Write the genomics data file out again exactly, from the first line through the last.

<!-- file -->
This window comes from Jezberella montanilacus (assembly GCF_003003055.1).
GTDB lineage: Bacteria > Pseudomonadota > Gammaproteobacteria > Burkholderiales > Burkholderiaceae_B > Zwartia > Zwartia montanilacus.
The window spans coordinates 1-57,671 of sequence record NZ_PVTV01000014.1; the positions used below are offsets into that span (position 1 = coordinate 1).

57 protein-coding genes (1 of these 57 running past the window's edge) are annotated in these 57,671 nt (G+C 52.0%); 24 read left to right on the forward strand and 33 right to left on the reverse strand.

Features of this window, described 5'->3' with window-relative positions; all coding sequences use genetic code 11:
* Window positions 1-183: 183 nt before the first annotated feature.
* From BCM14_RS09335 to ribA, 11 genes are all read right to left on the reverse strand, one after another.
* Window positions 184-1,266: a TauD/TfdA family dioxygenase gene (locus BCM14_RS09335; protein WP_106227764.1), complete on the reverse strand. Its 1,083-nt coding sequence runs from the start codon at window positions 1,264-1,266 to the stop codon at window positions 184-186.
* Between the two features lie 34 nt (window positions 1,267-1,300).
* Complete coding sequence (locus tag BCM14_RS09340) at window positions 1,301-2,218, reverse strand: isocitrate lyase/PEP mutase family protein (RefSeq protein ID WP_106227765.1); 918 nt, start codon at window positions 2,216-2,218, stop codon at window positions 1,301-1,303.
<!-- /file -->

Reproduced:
This window comes from Jezberella montanilacus (assembly GCF_003003055.1).
GTDB lineage: Bacteria > Pseudomonadota > Gammaproteobacteria > Burkholderiales > Burkholderiaceae_B > Zwartia > Zwartia montanilacus.
The window spans coordinates 1-57,671 of sequence record NZ_PVTV01000014.1; the positions used below are offsets into that span (position 1 = coordinate 1).

57 protein-coding genes (1 of these 57 running past the window's edge) are annotated in these 57,671 nt (G+C 52.0%); 24 read left to right on the forward strand and 33 right to left on the reverse strand.

Features of this window, described 5'->3' with window-relative positions; all coding sequences use genetic code 11:
* Window positions 1-183: 183 nt before the first annotated feature.
* From BCM14_RS09335 to ribA, 11 genes are all read right to left on the reverse strand, one after another.
* Window positions 184-1,266: a TauD/TfdA family dioxygenase gene (locus BCM14_RS09335; protein WP_106227764.1), complete on the reverse strand. Its 1,083-nt coding sequence runs from the start codon at window positions 1,264-1,266 to the stop codon at window positions 184-186.
* Between the two features lie 34 nt (window positions 1,267-1,300).
* Complete coding sequence (locus tag BCM14_RS09340) at window positions 1,301-2,218, reverse strand: isocitrate lyase/PEP mutase family protein (RefSeq protein ID WP_106227765.1); 918 nt, start codon at window positions 2,216-2,218, stop codon at window positions 1,301-1,303.